The opinion of the court was delivered by: JAMES H. ALESIA
On December 9, 1993, Magistrate Judge Rosemond, after a hearing, issued a written order (following a December 3 oral order) that defendant Paul Messino be released on $ 200,000 bond secured by his signature and those of Mr. Berton E. Travis and Paul Messino's mother, Ms. Gayle Messino. The magistrate judge imposed the following conditions on Paul Messino's release: that defendant not commit any violation of law while on release; that he make all required court appearances; that he refrain from alcohol abuse or narcotics use, and submit to drug evaluations and aftercare; that he obtain no passports and that he surrender any passports; that he refrain from possessing weapons; that he only communicate with co-defendants in the presence of counsel and that such communication be limited to the preparation of his defense (with an exception for the Messino family annual Christmas dinner); that he waive the Fourth Amendment, and as such be subject to electronic monitoring, and that he not possess or use a cellular telephone; that he be confined to his residence, with limited exceptions; that he have no contact with any confidential informant or potential government witness (although the magistrate judge allowed Paul Messino to contact Ms. Kathy Soosh, the mother of his children, only to the extent necessary to effectuate his visitations with his children).
Magistrate Judge Rosemond also ordered that defendant Blaise Messino be released on a $ 200,000 bond secured by his signature, and that of his wife and one other individual, with the same conditions imposed on his release as were imposed on the release of Paul Messino. The magistrate judge added that Blaise Messino may be released from home confinement to attend courses necessary to obtain his G.E.D. and to maintain his present visitation rights with his son.
The government now moves to revoke the above pretrial release orders.
A. Standard of Review of the Magistrate judge's Order
18 U.S.C. § 3145(a)(1) provides that the government may move for this court's review of a magistrate judge's release order. In reviewing the magistrate judge's order, this court is to employ a de novo standard. United States v. Shaker, 665 F. Supp. 698, 701 (N.D. Ind. 1987) (citing cases); see United States v. Portes, 786 F.2d 758, 761 (7th Cir. 1985).
Concerning the evidentiary basis for the district court's ruling, it is within the district court's discretion to hear evidence additional to that heard by the magistrate judge. United States v. Levine, 770 F. Supp. 460, 464 n.7 (N.D. Ind. 1991). Alternatively, the district court may rely on the transcript of the hearing below as its source of evidence, a procedure that serves the interests of "judicial economy and speedy determination." United States v. Allen, 605 F. Supp. 864, 867 (W.D. Pa. 1985). See generally United States v. Torres, 929 F.2d 291 (7th Cir. 1991) (prescribing district court's duties regarding the consideration of evidence when reviewing a magistrate judge's release order). Here, neither the government nor the defendants have pointed to any need to hear additional evidence outside the transcript of the hearing before the magistrate judge. The parties have, however, included documents as exhibits to their briefs before this court, and no party has challenged the authenticity of any of those documents. Accordingly, the court will rely on the transcript of the hearing before the magistrate judge and the exhibits attached to the parties' briefs as its evidentiary basis for its factual findings.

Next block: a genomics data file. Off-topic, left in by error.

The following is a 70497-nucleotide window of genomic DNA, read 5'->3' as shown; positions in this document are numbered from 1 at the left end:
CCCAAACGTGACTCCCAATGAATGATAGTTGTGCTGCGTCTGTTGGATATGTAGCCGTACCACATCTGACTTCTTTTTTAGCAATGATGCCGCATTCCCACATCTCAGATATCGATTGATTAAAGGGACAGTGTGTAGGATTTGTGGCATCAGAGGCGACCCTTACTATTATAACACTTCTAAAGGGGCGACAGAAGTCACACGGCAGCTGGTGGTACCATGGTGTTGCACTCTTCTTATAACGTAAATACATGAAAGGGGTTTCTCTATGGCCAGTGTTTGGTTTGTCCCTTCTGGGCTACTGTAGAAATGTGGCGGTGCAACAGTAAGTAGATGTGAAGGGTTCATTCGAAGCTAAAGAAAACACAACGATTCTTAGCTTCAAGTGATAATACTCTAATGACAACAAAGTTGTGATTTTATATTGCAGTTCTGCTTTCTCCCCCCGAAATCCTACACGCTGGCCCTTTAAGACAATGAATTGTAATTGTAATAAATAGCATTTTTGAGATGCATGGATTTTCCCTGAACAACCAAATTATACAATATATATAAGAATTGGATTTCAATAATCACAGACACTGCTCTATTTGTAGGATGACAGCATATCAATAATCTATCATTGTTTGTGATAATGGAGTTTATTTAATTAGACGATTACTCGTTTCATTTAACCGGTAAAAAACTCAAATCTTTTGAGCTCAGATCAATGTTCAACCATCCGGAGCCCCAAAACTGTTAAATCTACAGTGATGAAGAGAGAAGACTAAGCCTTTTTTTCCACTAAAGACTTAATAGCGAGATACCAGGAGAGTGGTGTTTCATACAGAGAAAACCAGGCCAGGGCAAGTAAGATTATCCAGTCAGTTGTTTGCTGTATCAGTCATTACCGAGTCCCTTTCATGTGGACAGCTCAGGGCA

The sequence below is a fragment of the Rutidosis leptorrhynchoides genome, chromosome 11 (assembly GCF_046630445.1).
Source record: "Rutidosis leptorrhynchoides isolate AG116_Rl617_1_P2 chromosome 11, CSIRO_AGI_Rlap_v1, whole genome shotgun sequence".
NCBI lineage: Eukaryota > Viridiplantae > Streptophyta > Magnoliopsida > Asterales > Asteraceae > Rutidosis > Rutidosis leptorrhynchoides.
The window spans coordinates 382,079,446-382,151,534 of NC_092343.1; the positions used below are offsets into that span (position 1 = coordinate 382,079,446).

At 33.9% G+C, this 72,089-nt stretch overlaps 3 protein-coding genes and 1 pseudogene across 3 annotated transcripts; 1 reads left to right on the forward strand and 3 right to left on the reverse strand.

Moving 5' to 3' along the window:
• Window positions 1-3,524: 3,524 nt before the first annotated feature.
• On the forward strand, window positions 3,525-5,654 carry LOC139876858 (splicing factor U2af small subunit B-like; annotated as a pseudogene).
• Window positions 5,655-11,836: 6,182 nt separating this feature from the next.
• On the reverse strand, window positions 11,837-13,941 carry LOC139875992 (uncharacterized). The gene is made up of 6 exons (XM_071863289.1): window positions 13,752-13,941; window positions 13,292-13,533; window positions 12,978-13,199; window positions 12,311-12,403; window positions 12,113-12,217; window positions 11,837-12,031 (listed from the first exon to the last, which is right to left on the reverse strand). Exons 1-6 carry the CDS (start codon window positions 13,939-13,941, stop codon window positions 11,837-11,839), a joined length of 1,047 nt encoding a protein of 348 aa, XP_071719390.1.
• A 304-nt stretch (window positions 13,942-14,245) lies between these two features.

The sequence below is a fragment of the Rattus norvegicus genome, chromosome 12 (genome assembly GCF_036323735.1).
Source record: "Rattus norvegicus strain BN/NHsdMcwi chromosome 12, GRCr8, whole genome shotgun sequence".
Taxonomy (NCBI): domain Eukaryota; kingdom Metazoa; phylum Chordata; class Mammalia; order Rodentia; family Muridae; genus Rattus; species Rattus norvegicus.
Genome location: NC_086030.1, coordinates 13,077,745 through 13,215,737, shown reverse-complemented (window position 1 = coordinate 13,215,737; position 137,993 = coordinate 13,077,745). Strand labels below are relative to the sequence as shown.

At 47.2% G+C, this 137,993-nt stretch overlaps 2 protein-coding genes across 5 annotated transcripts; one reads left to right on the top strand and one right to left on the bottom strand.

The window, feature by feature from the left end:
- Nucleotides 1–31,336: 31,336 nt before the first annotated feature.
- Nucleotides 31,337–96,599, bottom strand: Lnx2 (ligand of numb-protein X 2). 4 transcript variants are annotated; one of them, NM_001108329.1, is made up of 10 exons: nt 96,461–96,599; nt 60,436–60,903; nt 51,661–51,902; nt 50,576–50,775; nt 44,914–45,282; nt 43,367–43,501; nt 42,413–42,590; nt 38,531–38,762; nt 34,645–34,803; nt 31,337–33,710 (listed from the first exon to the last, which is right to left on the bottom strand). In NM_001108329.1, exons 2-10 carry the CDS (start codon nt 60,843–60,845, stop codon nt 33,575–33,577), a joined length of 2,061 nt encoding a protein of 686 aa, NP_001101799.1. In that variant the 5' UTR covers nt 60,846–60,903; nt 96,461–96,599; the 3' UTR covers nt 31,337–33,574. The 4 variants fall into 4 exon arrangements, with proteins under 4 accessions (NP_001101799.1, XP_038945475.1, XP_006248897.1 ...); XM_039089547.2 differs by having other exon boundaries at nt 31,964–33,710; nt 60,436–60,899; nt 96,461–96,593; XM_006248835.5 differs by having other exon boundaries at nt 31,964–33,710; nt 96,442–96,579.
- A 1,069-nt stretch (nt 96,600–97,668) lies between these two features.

B. Burdens and Factors in Determining Whether to Revoke the Magistrate Judge's Release Order
Here, Paul and Blaise Messino are indicted on charges of conspiring to transport and possess with intent to distribute in excess of 100 kilograms of cocaine over a period that extended from 1980 through the end of 1991 in violation of 21 U.S.C. § 846. Paul Messino is also indicted on charges of three narcotics distributions in violation of 21 U.S.C. § 841(a)(1). Therefore, the statutory rebuttable presumption in favor of detention is in place.
It is thus each defendant's burden in this case initially to produce some evidence to rebut the presumption. Where a defendant meets this burden, however, the presumption "doesn't disappear completely; it remains as a factor weighing against bail, though a factor that can be . . . outweighed by other factors." United States v. Diaz, 777 F.2d 1236, 1239 (7th Cir. 1985). To be clear, the defendant's burden is one of production, not persuasion, and so where the defendant has rebutted the presumption by presenting some evidence, the government then carries the burden of establishing that detention pending trial is appropriate. However, the court is to incorporate "the fact that Congress has found that offenders, as a general rule, pose special risks of . . . among the other special factors that Congress has told him to weigh when making his bail decision." United States v. Jessup, 757 F.2d 378, 384 (1st Cir. 1985) (cited with approval and relied upon in United States v. Diaz, 777 F.2d at 1237).
In addition to the statutory presumption operating here, the factors to be considered in determining whether to order release or detention of a defendant pending trial are also dictated by statute. Those factors are:
(1) the nature and circumstances of the offense charged, including whether the offense is a crime of violence or involves a narcotic drug;
(2) the weight of the evidence against the person;
(3) the history and characteristics of the person, ...